It’s felt safer to me to avoid the writing I did for my thesis that was really getting somewhere but taking real work to get there. Safer to consume TV than to do the things I know would make me feel better more sustainably, like reading or yoga. Safer to slip into a routine with JT that involves more focus on us together than to carve space for myself because I haven’t had to before; we were hundreds of miles apart and I had all the space I could want.

These examples prove that safer is synonymous with easier. I’m letting myself take the easy way out by avoiding the work or peace-bringing activities I know in my gut I should be doing.

Sometimes I do need Netflix time with JT because my brain is exhausted, but if I don’t start setting aside the time and energy, if I don’t do the damn work, the writing won’t get done. And it’s about more than writing; it’s about personal fulfillment. My whole life can’t be based on logistics and my identity is certainly not my day job.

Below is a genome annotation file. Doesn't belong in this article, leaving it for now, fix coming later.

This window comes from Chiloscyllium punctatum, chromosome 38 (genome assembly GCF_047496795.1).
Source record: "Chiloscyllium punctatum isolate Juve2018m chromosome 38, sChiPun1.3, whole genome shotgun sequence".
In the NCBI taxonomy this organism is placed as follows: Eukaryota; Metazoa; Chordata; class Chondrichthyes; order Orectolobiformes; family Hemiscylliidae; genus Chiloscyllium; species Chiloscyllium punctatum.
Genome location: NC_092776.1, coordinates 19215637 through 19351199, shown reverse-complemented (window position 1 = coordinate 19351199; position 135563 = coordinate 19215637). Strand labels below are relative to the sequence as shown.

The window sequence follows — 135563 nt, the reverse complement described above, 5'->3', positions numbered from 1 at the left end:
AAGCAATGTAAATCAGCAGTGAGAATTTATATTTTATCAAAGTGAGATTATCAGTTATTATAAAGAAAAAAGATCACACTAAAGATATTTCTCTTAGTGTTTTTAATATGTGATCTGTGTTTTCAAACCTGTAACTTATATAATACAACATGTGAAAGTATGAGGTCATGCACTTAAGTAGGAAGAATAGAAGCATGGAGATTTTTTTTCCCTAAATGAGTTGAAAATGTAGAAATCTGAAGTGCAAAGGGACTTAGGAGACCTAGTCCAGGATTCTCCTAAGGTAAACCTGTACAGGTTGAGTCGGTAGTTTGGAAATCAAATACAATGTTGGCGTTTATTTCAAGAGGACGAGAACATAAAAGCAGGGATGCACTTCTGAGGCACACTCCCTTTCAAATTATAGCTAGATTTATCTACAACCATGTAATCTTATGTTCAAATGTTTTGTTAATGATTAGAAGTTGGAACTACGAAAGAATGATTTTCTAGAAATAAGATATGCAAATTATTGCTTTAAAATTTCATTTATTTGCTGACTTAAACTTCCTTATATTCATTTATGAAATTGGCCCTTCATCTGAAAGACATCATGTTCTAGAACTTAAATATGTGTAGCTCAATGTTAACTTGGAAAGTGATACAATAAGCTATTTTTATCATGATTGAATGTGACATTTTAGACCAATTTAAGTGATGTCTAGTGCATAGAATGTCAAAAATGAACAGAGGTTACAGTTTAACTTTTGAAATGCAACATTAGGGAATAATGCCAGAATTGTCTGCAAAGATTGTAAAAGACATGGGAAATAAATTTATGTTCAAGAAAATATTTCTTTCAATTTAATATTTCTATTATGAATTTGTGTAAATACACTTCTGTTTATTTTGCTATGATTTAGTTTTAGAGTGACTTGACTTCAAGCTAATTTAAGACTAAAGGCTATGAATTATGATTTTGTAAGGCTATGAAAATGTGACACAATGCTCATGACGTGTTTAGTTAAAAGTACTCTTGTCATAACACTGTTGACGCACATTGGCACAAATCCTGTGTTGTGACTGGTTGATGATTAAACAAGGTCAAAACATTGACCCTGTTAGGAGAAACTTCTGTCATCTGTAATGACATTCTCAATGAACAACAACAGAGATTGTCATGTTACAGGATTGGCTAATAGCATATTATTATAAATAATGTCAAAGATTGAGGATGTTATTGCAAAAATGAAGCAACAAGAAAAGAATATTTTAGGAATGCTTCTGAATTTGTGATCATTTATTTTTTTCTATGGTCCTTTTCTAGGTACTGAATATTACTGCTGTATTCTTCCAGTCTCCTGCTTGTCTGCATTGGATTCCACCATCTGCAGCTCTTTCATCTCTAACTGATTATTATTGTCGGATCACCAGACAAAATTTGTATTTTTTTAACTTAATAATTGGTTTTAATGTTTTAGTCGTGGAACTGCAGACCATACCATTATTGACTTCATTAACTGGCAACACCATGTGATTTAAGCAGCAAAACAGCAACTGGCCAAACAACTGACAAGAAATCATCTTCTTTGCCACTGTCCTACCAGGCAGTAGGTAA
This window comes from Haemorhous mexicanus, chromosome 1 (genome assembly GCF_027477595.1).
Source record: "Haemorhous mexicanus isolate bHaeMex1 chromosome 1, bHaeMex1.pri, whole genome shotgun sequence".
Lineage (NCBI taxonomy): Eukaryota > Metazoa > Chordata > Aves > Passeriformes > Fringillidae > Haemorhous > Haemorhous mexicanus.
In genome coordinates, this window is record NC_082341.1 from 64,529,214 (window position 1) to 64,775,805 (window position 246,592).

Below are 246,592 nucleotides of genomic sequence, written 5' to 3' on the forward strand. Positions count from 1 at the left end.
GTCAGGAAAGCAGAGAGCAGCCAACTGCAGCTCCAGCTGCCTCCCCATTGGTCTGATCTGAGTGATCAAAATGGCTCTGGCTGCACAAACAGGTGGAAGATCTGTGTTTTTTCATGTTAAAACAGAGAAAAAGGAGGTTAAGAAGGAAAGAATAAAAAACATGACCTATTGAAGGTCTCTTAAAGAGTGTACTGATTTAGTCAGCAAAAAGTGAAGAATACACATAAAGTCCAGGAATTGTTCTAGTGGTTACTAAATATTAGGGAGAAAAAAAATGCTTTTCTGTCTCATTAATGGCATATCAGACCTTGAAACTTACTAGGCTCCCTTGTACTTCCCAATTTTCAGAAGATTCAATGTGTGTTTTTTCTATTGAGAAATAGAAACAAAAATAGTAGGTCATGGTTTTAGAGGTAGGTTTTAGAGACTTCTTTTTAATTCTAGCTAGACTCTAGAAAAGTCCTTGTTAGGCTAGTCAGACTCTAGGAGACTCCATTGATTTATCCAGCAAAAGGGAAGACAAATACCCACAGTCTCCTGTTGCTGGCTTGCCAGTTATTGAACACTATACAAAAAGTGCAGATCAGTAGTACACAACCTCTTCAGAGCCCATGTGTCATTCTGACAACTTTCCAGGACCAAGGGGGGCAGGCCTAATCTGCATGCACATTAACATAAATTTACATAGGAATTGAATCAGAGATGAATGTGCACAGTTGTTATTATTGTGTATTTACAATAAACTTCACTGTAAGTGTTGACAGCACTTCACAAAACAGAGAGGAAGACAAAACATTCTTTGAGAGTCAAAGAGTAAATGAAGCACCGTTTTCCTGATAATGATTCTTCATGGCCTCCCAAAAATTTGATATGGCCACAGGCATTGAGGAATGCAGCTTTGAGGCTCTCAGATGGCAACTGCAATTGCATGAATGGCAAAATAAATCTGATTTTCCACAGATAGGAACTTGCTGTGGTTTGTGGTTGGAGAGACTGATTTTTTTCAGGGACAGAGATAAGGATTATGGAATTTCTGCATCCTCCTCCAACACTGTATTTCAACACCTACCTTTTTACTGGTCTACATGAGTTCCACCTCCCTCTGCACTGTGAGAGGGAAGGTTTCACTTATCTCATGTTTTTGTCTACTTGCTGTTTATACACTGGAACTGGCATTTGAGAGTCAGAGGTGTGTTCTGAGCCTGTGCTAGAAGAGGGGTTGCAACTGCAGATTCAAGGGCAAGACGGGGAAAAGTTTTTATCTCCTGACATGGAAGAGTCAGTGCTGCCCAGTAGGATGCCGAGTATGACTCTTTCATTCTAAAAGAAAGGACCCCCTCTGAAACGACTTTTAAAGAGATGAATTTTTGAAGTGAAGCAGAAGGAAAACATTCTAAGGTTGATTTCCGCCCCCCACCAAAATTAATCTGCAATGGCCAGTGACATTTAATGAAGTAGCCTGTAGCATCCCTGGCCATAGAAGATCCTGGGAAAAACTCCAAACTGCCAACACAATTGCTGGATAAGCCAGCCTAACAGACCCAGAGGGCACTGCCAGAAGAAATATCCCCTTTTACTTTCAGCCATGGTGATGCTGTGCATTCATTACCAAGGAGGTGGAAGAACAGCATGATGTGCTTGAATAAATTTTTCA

I have hobbies and passions and creative work that I feel like it’s my responsibility to bring into the world. I don’t want to ignore my impulses to take time doing the things I love and the things that make me feel connected to myself. I have to do better at creating space to pursue the things that enrich my life (or even just make it better for a few minutes) while also pursuing this new profession I’m trying on for size.

I don’t think I’m the only one learning how to handle showing up at a new job I’m excited about and still showing up for myself. I don’t have a magic answer, just a couple steps I’m trying out, like:

– Setting reminders on my phone. The goal is that these daily reminders become habits that don’t need reminding. And it’s super satisfying to click “completed” or whatever as soon as it pops up because I already put in the time writing or stretching etc.